So why am I, an investor and money manager, getting so bent out of shape about the medical industry, and what does any of this have to do with personal finance? A whole bunch, it turns out. The financial services industry is no better than the medical industry when it comes to the amount of BS they are preaching.
Let’s start with the messages that we do hear from the financial services industry:
- “Diversify your holdings in a broad portfolio of mutual funds”(win by not losing)
- “Invest in low-cost ETFs or index funds” (because you should just settle for cheap and average)
- “Robo-advisors,” (because who needs a live advisor anyway?)
Time and again, people are advised to spread their money across all of these investments, instructed to willingly follow the herd, and to be content with mediocrity.
Do you want the real truth, though? How do you accumulate as much money as possible? How did the wealthiest people in the world do it? They did it with one stock. Ask Bill Gates, he didn’t make his billions in a portfolio of diversified mutual funds. It was one stock. Mark Zuckerberg of Facebook? You guessed it. In fact, for any business owner who pours everything they have back into their business, their “one stock” is their business. Wealth is created in concentrated portfolios, not diversified ones.
Now granted, you may not be a Bill Gates, or a Mark Zuckerberg. And it may not be feasible for you to put all your eggs into one basket. If it’s your business you’re talking about, that’s one thing, because you probably have an extent of control over how your business operates. But if it’s your retirement portfolio, you don’t have a lot of control over the day-to-day workings of the companies within it. You’ll need access to excellent research information, as well as someone well-qualified to devise and implement a strategy that can help you accumulate as much money as possible over time.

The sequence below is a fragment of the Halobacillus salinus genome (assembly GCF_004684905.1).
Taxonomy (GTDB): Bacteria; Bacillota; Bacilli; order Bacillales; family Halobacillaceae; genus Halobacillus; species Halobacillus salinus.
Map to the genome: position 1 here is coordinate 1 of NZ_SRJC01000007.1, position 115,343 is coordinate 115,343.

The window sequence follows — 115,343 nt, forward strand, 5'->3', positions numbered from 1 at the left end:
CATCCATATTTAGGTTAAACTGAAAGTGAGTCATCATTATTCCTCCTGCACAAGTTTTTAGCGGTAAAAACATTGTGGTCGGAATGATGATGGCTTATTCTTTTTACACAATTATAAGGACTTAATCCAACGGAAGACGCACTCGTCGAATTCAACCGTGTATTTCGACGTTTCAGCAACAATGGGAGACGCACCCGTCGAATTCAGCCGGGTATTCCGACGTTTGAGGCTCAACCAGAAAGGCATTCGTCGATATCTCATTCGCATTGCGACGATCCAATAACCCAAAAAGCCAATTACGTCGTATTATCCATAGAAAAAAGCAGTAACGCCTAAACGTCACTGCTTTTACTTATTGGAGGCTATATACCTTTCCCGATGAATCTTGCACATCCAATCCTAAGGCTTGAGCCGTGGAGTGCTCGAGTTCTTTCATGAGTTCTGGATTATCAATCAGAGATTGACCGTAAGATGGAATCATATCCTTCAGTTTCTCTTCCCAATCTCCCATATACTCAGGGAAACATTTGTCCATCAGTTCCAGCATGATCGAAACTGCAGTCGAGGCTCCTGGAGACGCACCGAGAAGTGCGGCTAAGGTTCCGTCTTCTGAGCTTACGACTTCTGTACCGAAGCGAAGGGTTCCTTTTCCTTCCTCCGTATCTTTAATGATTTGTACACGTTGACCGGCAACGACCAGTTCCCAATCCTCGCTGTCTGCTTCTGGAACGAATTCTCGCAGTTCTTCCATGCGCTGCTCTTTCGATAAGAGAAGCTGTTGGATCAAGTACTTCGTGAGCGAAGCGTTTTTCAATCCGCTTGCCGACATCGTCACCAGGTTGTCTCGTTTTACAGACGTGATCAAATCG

So why doesn’t the financial services industry tell us the truth about successful wealth accumulation? Perhaps it is for many of the same reasons that doctors don’t tell you to get the hell off the couch and stop eating at Cinnabon.
- Lack of knowledge and education. Most financial advisors don’t even know that a concentrated portfolio is necessary to maximize wealth. (Sadly, most advisors have also bought into the myth of the overly-diversified investment portfolio as the key to long-term success.)
- Priorities are whacked. Nowadays, financial advisors are “asset gatherers,” and not money managers. Especially at the larger investment firms, advisors are incentivized to keep the status quo, investment-wise, and instead go get more clients. The crazy idea of actually making money for their clients got lost in the shuffle a long time ago.